British Standard gauge Heritage Railways

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The founding fathers of our national network understood the public well. Yes, travelling from one place to another in a tiny fraction of the time it took by stagecoach or boat was a start, but railways had to do much more.

The railways formed the backbone of post- Industrial Revolution society as we know it, because they facilitated cheap, efficient and fast transport of people and goods like never before. Yet they still had to sell themselves to the public.

When the money was available, many of the early railway companies invested huge amounts of money in their stations, which were the interface between the public at large and the cutting-edge steam locomotive engineering that was reshaping the world. Some of the bigger concerns built cathedrals of steam, or palaces of transport technology.

Many stations rightly came to be seen as architectural wonders of their day. Of course, as the network developed and far greater demands were placed on the railway network, not only by the volume of traffic but by the heightened expectations of passengers; stations had to get bigger and better, in some cases superseding earlier structures.

Fast forward a century, and during the changeover years from steam to diesel and electric, which coincided with the Beeching era of cutbacks, many of our finest stations were dismissed as expensive anachronisms, considered ripe for closure.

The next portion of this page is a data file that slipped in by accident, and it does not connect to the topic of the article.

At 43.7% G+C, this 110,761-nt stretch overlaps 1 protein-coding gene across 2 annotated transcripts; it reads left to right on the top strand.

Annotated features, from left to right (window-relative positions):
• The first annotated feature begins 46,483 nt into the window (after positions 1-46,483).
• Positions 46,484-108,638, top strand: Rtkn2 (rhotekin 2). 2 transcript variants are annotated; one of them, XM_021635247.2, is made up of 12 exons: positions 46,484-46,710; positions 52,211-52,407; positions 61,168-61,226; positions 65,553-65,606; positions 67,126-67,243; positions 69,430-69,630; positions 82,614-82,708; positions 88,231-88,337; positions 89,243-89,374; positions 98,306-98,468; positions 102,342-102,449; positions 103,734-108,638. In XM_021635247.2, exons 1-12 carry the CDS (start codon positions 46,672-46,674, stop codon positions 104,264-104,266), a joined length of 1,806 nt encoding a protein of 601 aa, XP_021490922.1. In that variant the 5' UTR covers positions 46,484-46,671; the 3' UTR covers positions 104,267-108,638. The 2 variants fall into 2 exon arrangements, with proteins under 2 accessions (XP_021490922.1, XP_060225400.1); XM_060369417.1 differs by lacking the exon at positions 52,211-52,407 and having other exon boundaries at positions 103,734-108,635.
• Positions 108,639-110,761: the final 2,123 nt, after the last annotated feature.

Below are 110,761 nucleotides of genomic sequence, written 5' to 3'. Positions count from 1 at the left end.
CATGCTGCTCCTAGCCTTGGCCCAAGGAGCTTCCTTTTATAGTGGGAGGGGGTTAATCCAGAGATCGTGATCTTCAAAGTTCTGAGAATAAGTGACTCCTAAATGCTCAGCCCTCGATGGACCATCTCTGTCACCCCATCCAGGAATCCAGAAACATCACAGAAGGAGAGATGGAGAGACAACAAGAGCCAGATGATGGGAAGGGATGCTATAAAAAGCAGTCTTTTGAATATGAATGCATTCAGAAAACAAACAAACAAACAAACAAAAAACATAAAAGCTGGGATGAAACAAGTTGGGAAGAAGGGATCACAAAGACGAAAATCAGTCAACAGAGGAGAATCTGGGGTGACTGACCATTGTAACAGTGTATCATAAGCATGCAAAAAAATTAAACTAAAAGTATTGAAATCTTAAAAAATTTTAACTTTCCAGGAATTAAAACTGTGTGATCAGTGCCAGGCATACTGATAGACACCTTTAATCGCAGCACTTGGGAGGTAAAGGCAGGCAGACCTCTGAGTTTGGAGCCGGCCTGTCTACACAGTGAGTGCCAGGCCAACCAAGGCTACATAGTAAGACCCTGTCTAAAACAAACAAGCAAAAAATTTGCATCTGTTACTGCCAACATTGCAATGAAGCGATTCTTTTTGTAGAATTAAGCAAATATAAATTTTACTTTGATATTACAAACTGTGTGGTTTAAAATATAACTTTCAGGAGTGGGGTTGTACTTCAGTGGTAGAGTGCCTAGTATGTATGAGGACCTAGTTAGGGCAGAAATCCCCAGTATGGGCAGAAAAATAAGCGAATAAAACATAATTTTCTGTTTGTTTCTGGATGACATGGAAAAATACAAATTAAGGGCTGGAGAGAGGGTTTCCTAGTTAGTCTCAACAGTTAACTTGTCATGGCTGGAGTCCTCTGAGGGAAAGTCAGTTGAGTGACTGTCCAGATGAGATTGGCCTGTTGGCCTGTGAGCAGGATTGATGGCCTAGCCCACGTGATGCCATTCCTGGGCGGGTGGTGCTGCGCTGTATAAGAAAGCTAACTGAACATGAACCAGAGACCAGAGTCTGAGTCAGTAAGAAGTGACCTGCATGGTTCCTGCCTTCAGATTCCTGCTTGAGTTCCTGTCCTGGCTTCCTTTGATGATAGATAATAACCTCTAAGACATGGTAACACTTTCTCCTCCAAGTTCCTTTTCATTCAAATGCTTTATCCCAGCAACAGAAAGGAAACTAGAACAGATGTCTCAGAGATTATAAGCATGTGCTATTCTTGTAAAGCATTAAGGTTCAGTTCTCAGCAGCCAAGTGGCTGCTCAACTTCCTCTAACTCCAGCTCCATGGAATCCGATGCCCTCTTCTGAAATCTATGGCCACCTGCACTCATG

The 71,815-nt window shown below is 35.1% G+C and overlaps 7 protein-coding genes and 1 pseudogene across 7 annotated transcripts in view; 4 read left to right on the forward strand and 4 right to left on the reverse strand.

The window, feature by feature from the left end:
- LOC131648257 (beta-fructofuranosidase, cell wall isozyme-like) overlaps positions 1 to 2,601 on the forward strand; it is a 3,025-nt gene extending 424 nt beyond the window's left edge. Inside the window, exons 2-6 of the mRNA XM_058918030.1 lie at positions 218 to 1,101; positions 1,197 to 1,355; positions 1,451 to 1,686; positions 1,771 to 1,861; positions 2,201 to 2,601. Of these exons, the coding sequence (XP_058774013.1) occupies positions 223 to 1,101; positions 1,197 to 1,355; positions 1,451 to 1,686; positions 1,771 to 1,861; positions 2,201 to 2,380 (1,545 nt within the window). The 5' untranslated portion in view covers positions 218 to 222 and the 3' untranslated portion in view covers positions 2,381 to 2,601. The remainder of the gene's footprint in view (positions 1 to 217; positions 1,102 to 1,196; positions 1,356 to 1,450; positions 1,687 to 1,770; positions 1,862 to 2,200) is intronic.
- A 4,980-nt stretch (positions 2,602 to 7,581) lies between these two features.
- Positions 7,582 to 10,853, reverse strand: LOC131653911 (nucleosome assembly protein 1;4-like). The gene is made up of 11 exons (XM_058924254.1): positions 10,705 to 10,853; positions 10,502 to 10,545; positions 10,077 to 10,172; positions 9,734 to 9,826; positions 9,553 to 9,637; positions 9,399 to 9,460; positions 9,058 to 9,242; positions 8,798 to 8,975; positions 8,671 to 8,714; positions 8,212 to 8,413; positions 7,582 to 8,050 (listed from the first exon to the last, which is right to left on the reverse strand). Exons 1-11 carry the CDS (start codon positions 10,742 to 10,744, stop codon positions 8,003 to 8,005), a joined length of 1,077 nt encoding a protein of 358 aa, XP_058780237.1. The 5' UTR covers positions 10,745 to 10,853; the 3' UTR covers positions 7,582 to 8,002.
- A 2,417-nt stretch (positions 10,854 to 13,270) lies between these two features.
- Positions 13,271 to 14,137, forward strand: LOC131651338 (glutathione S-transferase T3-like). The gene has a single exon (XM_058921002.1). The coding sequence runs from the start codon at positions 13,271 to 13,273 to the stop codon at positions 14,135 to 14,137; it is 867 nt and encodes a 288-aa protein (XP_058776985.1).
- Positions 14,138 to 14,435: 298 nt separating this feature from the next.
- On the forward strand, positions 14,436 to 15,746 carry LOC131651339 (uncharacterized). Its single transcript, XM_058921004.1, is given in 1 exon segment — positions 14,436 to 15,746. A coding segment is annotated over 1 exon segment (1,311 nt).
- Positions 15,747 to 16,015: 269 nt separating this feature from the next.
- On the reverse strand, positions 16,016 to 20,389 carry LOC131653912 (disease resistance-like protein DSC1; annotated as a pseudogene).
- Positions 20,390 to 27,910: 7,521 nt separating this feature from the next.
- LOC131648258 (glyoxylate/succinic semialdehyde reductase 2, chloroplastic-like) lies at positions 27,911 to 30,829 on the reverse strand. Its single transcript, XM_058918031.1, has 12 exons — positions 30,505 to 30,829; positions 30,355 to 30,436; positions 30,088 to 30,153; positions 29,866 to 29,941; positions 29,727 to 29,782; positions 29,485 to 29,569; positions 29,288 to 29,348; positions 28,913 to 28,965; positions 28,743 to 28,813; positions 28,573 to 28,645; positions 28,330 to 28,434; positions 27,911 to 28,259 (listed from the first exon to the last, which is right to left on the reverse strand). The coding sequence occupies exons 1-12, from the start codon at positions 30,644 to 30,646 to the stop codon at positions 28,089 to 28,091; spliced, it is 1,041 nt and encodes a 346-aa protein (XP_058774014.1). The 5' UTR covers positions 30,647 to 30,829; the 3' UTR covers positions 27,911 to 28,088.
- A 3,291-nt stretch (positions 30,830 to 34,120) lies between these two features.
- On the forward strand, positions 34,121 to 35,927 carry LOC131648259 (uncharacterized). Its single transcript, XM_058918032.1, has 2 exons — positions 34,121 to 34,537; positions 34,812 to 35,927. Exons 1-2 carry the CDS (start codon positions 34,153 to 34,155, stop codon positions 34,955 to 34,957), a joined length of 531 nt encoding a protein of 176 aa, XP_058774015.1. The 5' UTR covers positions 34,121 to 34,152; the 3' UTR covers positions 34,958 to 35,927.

In the space age Britain of the Sixties, where individual choice in the form of the car overtook railways as the public’s preferred form of transport, there was mass disdain for the transport architecture of yesterday, grubby as it so often was with layers of soot from decades of steam engines.

Victorian and Edwardian ornamentation gave way to brutalism and utilitarianism: why retain a brick station waiting room with canopies and awnings when a cheap bus shelter would do? There was a widespread reluctance in the second half of the 20th century to see the heritage in so much of our railway infrastructure. Most people would be horrified at the idea of bulldozing a parish church, manor house or other historic landmark in the name of progress, but were happy to sit back and watch as that fate befell their local station.

What follows is a list of Standard gauge Heritage Railway Stations in the British Isles. Please check opening times and accessibility before visiting.

South West

East of England

East Midlands

North of England

South East

West Midlands

Northern Ireland

Scotland

Wales

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